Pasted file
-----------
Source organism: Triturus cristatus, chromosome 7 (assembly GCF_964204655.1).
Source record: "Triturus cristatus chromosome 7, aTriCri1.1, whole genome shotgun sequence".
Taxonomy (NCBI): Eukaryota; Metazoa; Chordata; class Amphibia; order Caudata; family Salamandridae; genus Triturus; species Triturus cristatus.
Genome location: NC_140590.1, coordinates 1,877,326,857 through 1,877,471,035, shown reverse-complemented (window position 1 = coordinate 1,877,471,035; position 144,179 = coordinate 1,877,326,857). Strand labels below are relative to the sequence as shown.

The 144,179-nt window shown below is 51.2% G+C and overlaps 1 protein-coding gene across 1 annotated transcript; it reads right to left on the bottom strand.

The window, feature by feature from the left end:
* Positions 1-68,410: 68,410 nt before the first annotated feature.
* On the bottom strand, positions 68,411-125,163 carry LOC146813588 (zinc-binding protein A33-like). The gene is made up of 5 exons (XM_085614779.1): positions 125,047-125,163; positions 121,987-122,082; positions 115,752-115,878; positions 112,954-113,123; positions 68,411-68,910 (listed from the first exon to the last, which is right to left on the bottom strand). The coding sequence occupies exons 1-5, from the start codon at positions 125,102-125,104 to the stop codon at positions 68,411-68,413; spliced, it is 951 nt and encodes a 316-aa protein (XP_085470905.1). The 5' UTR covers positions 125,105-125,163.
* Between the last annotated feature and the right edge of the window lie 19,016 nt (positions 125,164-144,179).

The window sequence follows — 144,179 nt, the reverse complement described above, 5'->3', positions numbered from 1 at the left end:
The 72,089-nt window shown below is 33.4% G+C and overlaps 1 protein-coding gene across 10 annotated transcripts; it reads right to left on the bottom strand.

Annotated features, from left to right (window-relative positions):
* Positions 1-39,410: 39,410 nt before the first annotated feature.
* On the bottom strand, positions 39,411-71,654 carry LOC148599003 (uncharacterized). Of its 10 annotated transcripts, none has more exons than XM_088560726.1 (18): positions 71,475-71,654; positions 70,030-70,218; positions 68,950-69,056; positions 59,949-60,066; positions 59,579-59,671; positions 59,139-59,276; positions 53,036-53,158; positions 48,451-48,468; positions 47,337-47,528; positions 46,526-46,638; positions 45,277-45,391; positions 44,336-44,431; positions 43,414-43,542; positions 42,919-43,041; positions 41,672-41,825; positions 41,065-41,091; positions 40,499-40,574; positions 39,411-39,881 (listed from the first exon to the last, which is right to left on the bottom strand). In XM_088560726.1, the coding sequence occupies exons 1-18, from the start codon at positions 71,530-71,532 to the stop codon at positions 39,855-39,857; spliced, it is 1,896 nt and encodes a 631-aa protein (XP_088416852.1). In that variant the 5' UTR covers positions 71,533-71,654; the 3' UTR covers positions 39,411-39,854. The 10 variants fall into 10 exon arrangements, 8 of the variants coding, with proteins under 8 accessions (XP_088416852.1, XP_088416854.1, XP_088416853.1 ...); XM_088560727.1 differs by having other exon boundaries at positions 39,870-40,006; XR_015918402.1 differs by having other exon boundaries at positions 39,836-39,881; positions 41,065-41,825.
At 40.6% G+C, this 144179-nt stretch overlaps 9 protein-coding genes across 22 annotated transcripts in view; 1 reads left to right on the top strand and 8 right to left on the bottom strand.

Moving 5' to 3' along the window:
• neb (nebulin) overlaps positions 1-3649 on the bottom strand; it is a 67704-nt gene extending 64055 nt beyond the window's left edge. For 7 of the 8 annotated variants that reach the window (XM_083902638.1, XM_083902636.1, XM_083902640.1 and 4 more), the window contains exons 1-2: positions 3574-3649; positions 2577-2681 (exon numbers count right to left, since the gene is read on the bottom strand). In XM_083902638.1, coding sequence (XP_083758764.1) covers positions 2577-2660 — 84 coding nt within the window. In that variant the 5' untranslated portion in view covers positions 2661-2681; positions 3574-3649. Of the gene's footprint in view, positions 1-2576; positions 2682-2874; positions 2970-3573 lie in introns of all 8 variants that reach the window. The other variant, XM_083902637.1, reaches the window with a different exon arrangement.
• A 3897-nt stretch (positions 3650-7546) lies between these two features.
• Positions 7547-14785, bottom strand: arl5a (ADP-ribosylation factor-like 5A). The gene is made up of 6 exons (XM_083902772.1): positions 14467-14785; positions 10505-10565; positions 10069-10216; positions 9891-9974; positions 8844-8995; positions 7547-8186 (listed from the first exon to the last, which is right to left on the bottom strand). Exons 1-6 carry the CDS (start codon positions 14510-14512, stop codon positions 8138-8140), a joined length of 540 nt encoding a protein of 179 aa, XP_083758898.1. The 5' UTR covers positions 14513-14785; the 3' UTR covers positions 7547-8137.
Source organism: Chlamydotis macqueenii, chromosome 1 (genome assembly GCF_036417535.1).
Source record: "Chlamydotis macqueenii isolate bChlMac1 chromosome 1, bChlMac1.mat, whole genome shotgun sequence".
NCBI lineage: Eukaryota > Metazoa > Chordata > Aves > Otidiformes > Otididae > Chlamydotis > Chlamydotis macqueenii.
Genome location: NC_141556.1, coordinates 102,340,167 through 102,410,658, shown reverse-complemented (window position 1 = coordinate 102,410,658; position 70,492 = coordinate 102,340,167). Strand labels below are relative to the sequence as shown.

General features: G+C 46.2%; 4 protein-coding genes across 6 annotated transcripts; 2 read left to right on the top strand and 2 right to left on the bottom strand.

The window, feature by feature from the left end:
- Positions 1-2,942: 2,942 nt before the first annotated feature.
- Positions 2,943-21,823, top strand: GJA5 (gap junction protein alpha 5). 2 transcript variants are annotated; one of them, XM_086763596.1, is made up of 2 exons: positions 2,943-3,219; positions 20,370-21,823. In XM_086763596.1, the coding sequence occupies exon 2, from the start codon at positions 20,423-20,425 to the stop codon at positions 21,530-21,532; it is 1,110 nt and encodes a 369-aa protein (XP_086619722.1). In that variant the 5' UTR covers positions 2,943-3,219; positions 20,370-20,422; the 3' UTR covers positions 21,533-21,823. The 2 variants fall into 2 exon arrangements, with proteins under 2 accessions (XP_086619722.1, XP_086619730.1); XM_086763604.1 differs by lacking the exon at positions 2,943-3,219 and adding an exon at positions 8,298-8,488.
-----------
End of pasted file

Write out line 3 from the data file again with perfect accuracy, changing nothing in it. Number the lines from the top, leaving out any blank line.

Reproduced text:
Taxonomy (NCBI): Eukaryota; Metazoa; Chordata; class Amphibia; order Caudata; family Salamandridae; genus Triturus; species Triturus cristatus.